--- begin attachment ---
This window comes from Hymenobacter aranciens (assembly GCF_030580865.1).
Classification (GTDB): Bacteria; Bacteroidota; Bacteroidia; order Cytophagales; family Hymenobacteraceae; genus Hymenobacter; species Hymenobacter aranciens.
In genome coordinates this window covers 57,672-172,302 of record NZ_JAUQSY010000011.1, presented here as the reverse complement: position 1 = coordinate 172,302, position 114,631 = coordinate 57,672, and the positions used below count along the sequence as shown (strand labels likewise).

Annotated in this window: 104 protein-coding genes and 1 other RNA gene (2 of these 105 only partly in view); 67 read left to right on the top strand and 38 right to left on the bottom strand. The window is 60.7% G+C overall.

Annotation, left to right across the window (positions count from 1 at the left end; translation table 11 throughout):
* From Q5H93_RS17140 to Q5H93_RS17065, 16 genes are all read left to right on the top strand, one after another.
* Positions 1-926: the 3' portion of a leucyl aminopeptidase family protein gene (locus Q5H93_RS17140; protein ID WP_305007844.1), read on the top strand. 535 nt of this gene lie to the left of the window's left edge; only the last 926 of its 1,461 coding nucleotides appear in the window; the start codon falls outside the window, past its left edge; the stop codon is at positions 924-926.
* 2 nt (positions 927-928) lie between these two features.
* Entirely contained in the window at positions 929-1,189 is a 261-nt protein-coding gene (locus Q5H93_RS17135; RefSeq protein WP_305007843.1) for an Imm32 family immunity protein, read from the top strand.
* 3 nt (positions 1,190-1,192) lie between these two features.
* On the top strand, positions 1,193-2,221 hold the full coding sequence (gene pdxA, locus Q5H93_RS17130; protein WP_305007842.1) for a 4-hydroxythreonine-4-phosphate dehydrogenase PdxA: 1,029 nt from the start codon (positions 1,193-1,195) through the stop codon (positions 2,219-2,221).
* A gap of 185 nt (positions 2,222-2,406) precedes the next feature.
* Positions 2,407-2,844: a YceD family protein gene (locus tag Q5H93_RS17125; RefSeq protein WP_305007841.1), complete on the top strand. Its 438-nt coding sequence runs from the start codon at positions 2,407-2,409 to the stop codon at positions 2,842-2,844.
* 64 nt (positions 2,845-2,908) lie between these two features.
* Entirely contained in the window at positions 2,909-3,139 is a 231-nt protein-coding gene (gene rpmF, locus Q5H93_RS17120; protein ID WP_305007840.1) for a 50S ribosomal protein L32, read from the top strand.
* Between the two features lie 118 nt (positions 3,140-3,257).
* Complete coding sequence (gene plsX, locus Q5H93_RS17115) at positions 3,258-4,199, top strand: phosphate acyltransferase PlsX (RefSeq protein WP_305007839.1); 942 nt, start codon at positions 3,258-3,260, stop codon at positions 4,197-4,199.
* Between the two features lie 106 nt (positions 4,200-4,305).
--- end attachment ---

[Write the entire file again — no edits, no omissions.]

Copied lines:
This window comes from Hymenobacter aranciens (assembly GCF_030580865.1).
Classification (GTDB): Bacteria; Bacteroidota; Bacteroidia; order Cytophagales; family Hymenobacteraceae; genus Hymenobacter; species Hymenobacter aranciens.
In genome coordinates this window covers 57,672-172,302 of record NZ_JAUQSY010000011.1, presented here as the reverse complement: position 1 = coordinate 172,302, position 114,631 = coordinate 57,672, and the positions used below count along the sequence as shown (strand labels likewise).

Annotated in this window: 104 protein-coding genes and 1 other RNA gene (2 of these 105 only partly in view); 67 read left to right on the top strand and 38 right to left on the bottom strand. The window is 60.7% G+C overall.

Annotation, left to right across the window (positions count from 1 at the left end; translation table 11 throughout):
* From Q5H93_RS17140 to Q5H93_RS17065, 16 genes are all read left to right on the top strand, one after another.
* Positions 1-926: the 3' portion of a leucyl aminopeptidase family protein gene (locus Q5H93_RS17140; protein ID WP_305007844.1), read on the top strand. 535 nt of this gene lie to the left of the window's left edge; only the last 926 of its 1,461 coding nucleotides appear in the window; the start codon falls outside the window, past its left edge; the stop codon is at positions 924-926.
* 2 nt (positions 927-928) lie between these two features.
* Entirely contained in the window at positions 929-1,189 is a 261-nt protein-coding gene (locus Q5H93_RS17135; RefSeq protein WP_305007843.1) for an Imm32 family immunity protein, read from the top strand.
* 3 nt (positions 1,190-1,192) lie between these two features.
* On the top strand, positions 1,193-2,221 hold the full coding sequence (gene pdxA, locus Q5H93_RS17130; protein WP_305007842.1) for a 4-hydroxythreonine-4-phosphate dehydrogenase PdxA: 1,029 nt from the start codon (positions 1,193-1,195) through the stop codon (positions 2,219-2,221).
* A gap of 185 nt (positions 2,222-2,406) precedes the next feature.
* Positions 2,407-2,844: a YceD family protein gene (locus tag Q5H93_RS17125; RefSeq protein WP_305007841.1), complete on the top strand. Its 438-nt coding sequence runs from the start codon at positions 2,407-2,409 to the stop codon at positions 2,842-2,844.
* 64 nt (positions 2,845-2,908) lie between these two features.
* Entirely contained in the window at positions 2,909-3,139 is a 231-nt protein-coding gene (gene rpmF, locus Q5H93_RS17120; protein ID WP_305007840.1) for a 50S ribosomal protein L32, read from the top strand.
* Between the two features lie 118 nt (positions 3,140-3,257).
* Complete coding sequence (gene plsX, locus Q5H93_RS17115) at positions 3,258-4,199, top strand: phosphate acyltransferase PlsX (RefSeq protein WP_305007839.1); 942 nt, start codon at positions 3,258-3,260, stop codon at positions 4,197-4,199.
* Between the two features lie 106 nt (positions 4,200-4,305).